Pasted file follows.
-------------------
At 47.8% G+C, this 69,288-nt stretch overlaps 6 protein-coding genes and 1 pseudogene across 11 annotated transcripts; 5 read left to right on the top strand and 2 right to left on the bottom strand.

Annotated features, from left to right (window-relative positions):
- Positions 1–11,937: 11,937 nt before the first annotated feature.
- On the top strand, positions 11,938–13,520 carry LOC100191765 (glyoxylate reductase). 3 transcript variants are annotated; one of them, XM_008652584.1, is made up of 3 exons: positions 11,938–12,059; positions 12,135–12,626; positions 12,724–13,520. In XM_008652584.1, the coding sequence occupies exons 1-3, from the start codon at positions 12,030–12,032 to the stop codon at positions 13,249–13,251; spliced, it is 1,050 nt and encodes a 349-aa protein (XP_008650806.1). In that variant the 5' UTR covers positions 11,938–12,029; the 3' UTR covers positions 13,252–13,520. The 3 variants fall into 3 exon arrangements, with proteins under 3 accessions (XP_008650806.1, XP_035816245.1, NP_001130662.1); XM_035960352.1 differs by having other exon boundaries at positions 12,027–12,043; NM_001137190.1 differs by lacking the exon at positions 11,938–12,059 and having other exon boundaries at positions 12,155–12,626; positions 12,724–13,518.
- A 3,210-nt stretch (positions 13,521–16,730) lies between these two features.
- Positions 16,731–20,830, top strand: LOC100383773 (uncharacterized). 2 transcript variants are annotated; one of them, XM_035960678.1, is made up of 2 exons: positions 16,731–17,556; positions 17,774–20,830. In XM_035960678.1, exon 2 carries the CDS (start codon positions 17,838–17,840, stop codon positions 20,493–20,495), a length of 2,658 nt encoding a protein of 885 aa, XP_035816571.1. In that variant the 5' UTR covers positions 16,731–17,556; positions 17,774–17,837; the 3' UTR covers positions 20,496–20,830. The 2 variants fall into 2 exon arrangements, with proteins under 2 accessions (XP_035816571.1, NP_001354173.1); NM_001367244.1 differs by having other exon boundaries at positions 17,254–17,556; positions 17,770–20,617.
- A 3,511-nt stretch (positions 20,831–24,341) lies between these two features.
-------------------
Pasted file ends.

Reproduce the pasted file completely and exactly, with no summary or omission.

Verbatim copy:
At 47.8% G+C, this 69,288-nt stretch overlaps 6 protein-coding genes and 1 pseudogene across 11 annotated transcripts; 5 read left to right on the top strand and 2 right to left on the bottom strand.

Annotated features, from left to right (window-relative positions):
- Positions 1–11,937: 11,937 nt before the first annotated feature.
- On the top strand, positions 11,938–13,520 carry LOC100191765 (glyoxylate reductase). 3 transcript variants are annotated; one of them, XM_008652584.1, is made up of 3 exons: positions 11,938–12,059; positions 12,135–12,626; positions 12,724–13,520. In XM_008652584.1, the coding sequence occupies exons 1-3, from the start codon at positions 12,030–12,032 to the stop codon at positions 13,249–13,251; spliced, it is 1,050 nt and encodes a 349-aa protein (XP_008650806.1). In that variant the 5' UTR covers positions 11,938–12,029; the 3' UTR covers positions 13,252–13,520. The 3 variants fall into 3 exon arrangements, with proteins under 3 accessions (XP_008650806.1, XP_035816245.1, NP_001130662.1); XM_035960352.1 differs by having other exon boundaries at positions 12,027–12,043; NM_001137190.1 differs by lacking the exon at positions 11,938–12,059 and having other exon boundaries at positions 12,155–12,626; positions 12,724–13,518.
- A 3,210-nt stretch (positions 13,521–16,730) lies between these two features.
- Positions 16,731–20,830, top strand: LOC100383773 (uncharacterized). 2 transcript variants are annotated; one of them, XM_035960678.1, is made up of 2 exons: positions 16,731–17,556; positions 17,774–20,830. In XM_035960678.1, exon 2 carries the CDS (start codon positions 17,838–17,840, stop codon positions 20,493–20,495), a length of 2,658 nt encoding a protein of 885 aa, XP_035816571.1. In that variant the 5' UTR covers positions 16,731–17,556; positions 17,774–17,837; the 3' UTR covers positions 20,496–20,830. The 2 variants fall into 2 exon arrangements, with proteins under 2 accessions (XP_035816571.1, NP_001354173.1); NM_001367244.1 differs by having other exon boundaries at positions 17,254–17,556; positions 17,770–20,617.
- A 3,511-nt stretch (positions 20,831–24,341) lies between these two features.